Criminal Review


You can hire a collection of some of the world’s most dependable leading actors, throw them into a movie with an accomplished, dramatic director – and still come out with a turkey if the script doesn’t work. Criminal is a fine example of such an endeavour, as while assembling the likes of Kevin Costner, Ryan Reynolds, Gary Oldman and Gal Gadot – not to mention Tommy Lee Jones – the actors have been left with a convoluted, inane narrative to work with, that involves po-faced one-liners such as, “who punches in a patisserie”. A line that has accidentally become the new, “who throws a shoe?!”

Reynolds plays Bill Pope, a CIA agent who is murdered by the barbaric Hagbardaka Heimbahl (Jordi Molla) when on the job. As a highly valued colleague, Quaker Wells (Oldman) decides to use a new form of technology whereby they take the memories and skill-set of the deceased agent, and implant them into somebody new – and they opt for the volatile, threatening prisoner Jericho Stewart (Costner). Hoping he can now finish the job that Pope had started, the hardened criminal finds himself drawn to the former’s widowed wife (Gadot) as a complex amalgamation of his own memories and that of Pope’s start to mess with his head.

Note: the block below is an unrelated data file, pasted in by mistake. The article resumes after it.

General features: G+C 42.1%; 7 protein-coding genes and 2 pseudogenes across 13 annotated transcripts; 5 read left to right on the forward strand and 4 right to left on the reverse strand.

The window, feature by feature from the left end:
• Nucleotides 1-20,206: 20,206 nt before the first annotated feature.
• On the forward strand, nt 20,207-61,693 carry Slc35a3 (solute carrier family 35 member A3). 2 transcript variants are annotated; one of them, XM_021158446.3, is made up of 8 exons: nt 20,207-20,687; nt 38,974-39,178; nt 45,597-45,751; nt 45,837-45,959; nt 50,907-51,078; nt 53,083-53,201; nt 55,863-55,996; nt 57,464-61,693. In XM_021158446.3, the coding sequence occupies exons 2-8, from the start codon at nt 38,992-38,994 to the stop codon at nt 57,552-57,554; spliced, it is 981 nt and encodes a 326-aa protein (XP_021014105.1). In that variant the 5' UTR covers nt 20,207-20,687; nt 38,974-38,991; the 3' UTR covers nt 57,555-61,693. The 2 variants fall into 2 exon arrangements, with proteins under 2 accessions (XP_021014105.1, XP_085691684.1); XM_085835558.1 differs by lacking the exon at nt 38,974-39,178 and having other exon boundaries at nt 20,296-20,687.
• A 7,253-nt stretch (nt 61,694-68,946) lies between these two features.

Though taking on the form of an archetypal antihero, with the intention of him being a reprehensible, hard-nosed character – for Jericho Stewart it feels like too much of an effort to form any emotional bond with the role, which is hugely detrimental to the viewer’s enjoyment. Plus, any potential redeeming qualities he may have don’t even belong to him. This forges quite a distance between the audience and the film, and you’d think to make up for the lack of a strong protagonist, we could at least be dealing with a formidable antagonist, and yet even that isn’t the case. Molla’s Heimbahl is a severely under-written character and isn’t menacing nor indestructible enough, as you never once doubt he’s there for the taking.

Costner doesn’t exactly bring his character to life either with a distinctly mediocre display. This feels like Costner’s Batman audition – he may come complete with a gravelly, deep voice, but there’s also a distinct lack of emotion, something which may serve our favourite caped superhero well, but doesn’t quite have the same impact within this particular endeavour, for this is vying to portray a mere mortal human, and we couldn’t be further from that.

Criminal has an over elaborate, complex narrative which quite simply doesn’t work, and if you were to survey it with a fine-tooth comb, there are countless flaws and holes within the story to scrutinise over. Plus, any film that features Piers Morgan in it instantly threatens the idea of losing a star – though in the case of this one-star production, that hasn’t even proved to be possible.